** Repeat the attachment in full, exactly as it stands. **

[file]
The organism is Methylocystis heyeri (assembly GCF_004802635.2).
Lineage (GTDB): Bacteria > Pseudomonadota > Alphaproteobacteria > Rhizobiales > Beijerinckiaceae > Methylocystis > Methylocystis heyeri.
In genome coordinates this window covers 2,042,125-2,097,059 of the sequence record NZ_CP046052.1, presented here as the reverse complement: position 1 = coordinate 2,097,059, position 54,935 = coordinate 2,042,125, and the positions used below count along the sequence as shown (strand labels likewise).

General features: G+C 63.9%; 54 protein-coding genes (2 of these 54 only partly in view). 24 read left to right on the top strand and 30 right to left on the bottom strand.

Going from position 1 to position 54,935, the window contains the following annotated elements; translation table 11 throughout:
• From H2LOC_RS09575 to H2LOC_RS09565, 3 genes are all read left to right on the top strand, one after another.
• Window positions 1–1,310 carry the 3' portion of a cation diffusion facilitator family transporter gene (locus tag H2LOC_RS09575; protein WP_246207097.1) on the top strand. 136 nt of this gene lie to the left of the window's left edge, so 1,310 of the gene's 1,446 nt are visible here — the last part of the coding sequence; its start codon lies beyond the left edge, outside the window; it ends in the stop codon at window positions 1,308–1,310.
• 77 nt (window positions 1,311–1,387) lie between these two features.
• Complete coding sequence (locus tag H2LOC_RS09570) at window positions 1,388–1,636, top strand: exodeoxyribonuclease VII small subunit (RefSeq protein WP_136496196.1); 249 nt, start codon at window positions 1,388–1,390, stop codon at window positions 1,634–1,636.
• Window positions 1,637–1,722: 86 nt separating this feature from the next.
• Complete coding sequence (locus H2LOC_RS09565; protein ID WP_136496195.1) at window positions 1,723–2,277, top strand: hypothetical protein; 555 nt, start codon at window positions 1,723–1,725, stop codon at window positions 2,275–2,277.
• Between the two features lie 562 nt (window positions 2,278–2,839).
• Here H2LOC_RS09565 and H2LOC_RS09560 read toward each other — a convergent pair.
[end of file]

The organism is Methylocystis heyeri (assembly GCF_004802635.2).
Lineage (GTDB): Bacteria > Pseudomonadota > Alphaproteobacteria > Rhizobiales > Beijerinckiaceae > Methylocystis > Methylocystis heyeri.
In genome coordinates this window covers 2,042,125-2,097,059 of the sequence record NZ_CP046052.1, presented here as the reverse complement: position 1 = coordinate 2,097,059, position 54,935 = coordinate 2,042,125, and the positions used below count along the sequence as shown (strand labels likewise).

General features: G+C 63.9%; 54 protein-coding genes (2 of these 54 only partly in view). 24 read left to right on the top strand and 30 right to left on the bottom strand.

Going from position 1 to position 54,935, the window contains the following annotated elements; translation table 11 throughout:
• From H2LOC_RS09575 to H2LOC_RS09565, 3 genes are all read left to right on the top strand, one after another.
• Window positions 1–1,310 carry the 3' portion of a cation diffusion facilitator family transporter gene (locus tag H2LOC_RS09575; protein WP_246207097.1) on the top strand. 136 nt of this gene lie to the left of the window's left edge, so 1,310 of the gene's 1,446 nt are visible here — the last part of the coding sequence; its start codon lies beyond the left edge, outside the window; it ends in the stop codon at window positions 1,308–1,310.
• 77 nt (window positions 1,311–1,387) lie between these two features.
• Complete coding sequence (locus tag H2LOC_RS09570) at window positions 1,388–1,636, top strand: exodeoxyribonuclease VII small subunit (RefSeq protein WP_136496196.1); 249 nt, start codon at window positions 1,388–1,390, stop codon at window positions 1,634–1,636.
• Window positions 1,637–1,722: 86 nt separating this feature from the next.
• Complete coding sequence (locus H2LOC_RS09565; protein ID WP_136496195.1) at window positions 1,723–2,277, top strand: hypothetical protein; 555 nt, start codon at window positions 1,723–1,725, stop codon at window positions 2,275–2,277.
• Between the two features lie 562 nt (window positions 2,278–2,839).
• Here H2LOC_RS09565 and H2LOC_RS09560 read toward each other — a convergent pair.